Gas exchange and water use by saltcedar (Tamarix gallica) in the southern Great Plains
MetadataShow full item record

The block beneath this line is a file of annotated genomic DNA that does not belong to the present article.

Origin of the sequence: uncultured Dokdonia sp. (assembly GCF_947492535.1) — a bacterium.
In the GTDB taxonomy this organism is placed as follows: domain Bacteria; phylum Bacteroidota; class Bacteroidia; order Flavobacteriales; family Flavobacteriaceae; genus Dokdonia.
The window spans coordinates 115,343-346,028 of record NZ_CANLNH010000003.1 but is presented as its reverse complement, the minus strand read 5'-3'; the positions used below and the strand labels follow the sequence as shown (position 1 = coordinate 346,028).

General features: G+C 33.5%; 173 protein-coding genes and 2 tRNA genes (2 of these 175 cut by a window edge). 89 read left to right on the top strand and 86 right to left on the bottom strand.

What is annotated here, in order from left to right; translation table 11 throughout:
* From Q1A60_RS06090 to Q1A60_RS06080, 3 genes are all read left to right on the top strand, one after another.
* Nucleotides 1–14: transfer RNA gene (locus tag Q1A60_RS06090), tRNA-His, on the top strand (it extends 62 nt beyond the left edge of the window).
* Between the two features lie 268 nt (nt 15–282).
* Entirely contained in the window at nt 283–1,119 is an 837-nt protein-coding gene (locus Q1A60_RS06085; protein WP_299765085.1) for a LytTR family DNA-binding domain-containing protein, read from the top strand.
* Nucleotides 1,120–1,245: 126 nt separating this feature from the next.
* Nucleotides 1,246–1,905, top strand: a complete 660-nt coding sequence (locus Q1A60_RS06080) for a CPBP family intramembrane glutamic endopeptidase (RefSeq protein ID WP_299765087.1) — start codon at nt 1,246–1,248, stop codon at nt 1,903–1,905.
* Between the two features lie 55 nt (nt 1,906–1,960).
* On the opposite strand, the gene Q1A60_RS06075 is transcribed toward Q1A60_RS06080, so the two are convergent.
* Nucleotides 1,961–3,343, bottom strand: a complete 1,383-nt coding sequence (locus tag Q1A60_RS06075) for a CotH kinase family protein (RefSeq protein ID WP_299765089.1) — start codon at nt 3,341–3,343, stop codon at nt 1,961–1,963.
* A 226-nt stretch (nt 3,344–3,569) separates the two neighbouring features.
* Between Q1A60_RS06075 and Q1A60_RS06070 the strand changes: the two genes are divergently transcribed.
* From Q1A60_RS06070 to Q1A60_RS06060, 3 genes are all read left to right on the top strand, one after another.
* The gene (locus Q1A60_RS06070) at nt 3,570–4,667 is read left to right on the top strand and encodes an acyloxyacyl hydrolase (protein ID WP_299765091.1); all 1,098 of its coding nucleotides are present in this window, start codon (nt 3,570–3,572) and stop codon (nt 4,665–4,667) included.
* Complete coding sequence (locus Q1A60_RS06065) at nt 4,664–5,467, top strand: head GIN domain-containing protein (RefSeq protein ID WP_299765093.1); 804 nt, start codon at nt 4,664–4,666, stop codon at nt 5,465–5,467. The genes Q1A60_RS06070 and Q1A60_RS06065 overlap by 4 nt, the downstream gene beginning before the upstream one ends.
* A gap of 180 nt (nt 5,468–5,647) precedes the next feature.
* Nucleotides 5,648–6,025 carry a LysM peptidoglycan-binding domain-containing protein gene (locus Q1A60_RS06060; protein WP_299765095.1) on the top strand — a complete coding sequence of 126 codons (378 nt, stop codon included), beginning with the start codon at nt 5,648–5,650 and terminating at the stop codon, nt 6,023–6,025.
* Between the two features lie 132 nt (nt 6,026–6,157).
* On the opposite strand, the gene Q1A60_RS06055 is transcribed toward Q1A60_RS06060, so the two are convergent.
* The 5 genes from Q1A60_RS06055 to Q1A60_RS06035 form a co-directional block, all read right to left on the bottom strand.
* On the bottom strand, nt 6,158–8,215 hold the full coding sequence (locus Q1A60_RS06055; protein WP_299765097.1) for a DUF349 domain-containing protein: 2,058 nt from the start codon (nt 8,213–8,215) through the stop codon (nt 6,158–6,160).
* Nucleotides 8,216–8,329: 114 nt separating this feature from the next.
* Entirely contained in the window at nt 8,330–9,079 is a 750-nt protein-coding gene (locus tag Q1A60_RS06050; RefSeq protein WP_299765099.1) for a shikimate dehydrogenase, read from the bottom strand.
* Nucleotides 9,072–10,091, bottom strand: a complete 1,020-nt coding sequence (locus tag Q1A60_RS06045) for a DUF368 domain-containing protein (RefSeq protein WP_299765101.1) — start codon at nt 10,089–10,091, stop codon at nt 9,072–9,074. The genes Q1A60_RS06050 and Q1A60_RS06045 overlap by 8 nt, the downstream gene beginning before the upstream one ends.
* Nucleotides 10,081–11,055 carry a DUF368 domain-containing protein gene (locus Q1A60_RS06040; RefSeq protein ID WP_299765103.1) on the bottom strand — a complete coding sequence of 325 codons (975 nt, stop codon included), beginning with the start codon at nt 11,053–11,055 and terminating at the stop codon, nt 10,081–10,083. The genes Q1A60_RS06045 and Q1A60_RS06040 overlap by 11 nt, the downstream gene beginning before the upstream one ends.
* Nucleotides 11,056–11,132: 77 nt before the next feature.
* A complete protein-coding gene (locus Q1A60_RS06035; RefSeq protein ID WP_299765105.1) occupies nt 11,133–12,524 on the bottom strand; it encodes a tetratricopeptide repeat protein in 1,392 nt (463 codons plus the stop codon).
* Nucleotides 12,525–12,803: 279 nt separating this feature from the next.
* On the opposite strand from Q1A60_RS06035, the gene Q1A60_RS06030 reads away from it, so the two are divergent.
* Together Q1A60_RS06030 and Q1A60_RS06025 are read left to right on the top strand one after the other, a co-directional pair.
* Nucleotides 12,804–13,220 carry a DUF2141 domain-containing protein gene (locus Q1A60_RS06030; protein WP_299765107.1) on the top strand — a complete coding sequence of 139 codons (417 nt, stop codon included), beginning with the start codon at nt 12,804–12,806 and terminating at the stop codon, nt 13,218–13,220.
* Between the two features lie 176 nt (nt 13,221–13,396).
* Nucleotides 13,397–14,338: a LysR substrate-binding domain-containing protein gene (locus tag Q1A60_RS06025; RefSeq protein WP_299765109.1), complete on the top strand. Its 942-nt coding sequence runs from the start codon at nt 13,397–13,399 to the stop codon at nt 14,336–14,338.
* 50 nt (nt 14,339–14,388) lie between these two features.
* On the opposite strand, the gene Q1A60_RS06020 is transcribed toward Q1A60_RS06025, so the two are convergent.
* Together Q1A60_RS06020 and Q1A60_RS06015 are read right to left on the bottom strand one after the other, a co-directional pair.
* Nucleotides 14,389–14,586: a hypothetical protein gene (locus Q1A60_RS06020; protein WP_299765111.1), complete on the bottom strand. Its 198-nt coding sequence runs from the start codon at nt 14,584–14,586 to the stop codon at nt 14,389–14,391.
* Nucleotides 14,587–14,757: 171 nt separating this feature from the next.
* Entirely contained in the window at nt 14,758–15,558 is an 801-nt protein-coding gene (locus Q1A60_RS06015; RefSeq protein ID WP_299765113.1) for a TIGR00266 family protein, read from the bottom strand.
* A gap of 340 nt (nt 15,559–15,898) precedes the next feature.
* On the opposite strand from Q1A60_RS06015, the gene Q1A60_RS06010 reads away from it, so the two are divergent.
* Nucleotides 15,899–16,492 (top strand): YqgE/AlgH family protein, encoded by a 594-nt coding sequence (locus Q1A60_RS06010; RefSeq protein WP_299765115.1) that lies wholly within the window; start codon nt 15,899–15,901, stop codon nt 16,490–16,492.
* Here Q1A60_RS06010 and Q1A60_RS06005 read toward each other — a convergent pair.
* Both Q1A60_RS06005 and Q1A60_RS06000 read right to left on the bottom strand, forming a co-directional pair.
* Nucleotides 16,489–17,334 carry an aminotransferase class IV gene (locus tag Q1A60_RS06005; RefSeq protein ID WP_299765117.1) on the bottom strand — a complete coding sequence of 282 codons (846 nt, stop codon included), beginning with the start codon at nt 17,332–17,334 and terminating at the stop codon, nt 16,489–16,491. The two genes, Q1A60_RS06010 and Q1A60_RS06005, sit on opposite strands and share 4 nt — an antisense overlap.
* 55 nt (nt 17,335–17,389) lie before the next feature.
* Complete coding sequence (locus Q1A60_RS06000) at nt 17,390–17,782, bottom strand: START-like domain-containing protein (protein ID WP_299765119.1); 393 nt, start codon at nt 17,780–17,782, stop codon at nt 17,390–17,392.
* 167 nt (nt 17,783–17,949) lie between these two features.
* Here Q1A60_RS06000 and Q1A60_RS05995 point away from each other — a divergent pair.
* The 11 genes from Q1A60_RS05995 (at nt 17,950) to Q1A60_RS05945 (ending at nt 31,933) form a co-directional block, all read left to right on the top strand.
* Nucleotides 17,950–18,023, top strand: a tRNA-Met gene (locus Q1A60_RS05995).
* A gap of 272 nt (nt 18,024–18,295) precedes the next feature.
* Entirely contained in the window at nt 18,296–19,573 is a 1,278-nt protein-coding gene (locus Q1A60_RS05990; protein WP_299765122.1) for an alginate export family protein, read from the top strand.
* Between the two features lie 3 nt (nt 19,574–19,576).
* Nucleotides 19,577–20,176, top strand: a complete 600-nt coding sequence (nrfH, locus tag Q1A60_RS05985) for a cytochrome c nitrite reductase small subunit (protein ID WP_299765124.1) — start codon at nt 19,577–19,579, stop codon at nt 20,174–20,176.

Seasonal and diurnal patterns of photosynthesis were studied for two years at 3 locations within a dense saltcedar (Tamarix gallica) stand (interior, periphery, and exterior) growing on a sandy loam soil around a saline pond in Terry County, Texas. Trees within the interior of the stand had lower assimilation rates during the sampling period than the trees at the exterior and on the periphery of the stand. The differences were significant in the morning because the trees within the interior were shaded until noon. The differences were not significant in the afternoon when the radiation was received equally at different locations within the stand. Drought significantly reduced the assimilation rates in saltcedar mainly by reducing the mesophyll conductance. Photosynthetic rates peaked early in the morning at three and a half hours post-sunrise (0930 hours) in the trees at the exterior and on the periphery of the stand, and declined progressively as the leaf temperatures and the vapor pressure deficit of the air (VPD) increased. However, the maximum photosynthetic rate in the trees within the interior of the stand was not reached until noon when the plants received full radiation. Optimum leaf temperature for photosynthesis for late spring/early summer and early fall were 30°-24o C, respectively. Assimilation rates were negatively correlated with leaf temperatures and VPDs (R^2 = 0.88). Diurnal changes in photosynthetic rates were not related to the twig water potential or soil water content in the 60-cm profile during the growing season. The extremely dry top soil did not have an adverse effect on the assimilation rates, indicating that saltcedar is mainly absorbing water from sub-saturated soil. Photosynthesis in saltcedar was primarily limited by nonstomatal factors rather than stomatal factors. A high correlation (r = 0.95) was found between assimilation rate and mesophyll conductance. In the dry and hot periods of the summer, the effect of partial stomatal closure on photosynthesis was mainly due to increased leaf temperature rather than decreased intercellular CO2 concentration. Seasonal trends of photosynthetic rates of saltcedar were high at the end of the spring and early summer, and low in the fall. These differences were not due to low availability of soil water or increase in environmental drought, but primarily to leaf senescence. Transpiration of saltcedar was greatest during 1991 (the wet year); and even in 1990 (the dry year), saltcedar transpired more than the associated facultative phreatophytes receiving ample water. Trees at different locations within the stand transpired similarly throughout the sampling period. Transpiration rates were reduced by 50% through stomatal closure in dry and hot environmental conditions. During the dry periods of the growing season, transpiration rates peaked in the morning before the maximum VPD was reached, but in wet periods transpiration reached the maximum concomitantiy with the maximum VPD in the aftemoon. Adequate stomatal conductance were maintained during the extremely hot and dry weather conditions which enabled this saltcedar to continue to assimilate when other species such as mesquite had a negative carbon balance. Transpiration rates were greatest at the end of the growing season mainly because of low leaf temperamre, low VPD, and high stomatal conductance brought about by the insensitivity of the stomata to water potential changes with leaf age. Early in the season transpiration was restricted by low stomatal conductance induced by a dry environment. Twig water potential was relatively constant during the course of the growing season except after periods of high rainfall in June 1991 when it substantially increased Saltcedar had the lowest water use efficiency (WUE) than other phreatophytes sampled because high rates of transpiration were maintained even in extremely dry conditions due to a relatively high stomatal conductance. The WUE was significantly greater at the exterior and on the periphery of the stand than within the interior. The WUE was high early in the season because of high assimilation rates and low at the end of the growing season when assimilation rates became low relative to the high transpiration rates. Depth to the water table did not affect photosynthesis or water use by small saltcedar trees growing at locations with different depths to the water table. The water table within 0.30 m of the soil surface did not have a negative effect on photosynthesis and stomatal conductance of saltcedar, indicating that this species is capable of adequately assimilating carbon even under high water table (0.3 m). Small trees had significantly higher assimilation and transpiration rates than the large trees throughout the growing season mainly because of both high stomatal conductance and mesophyll conductance.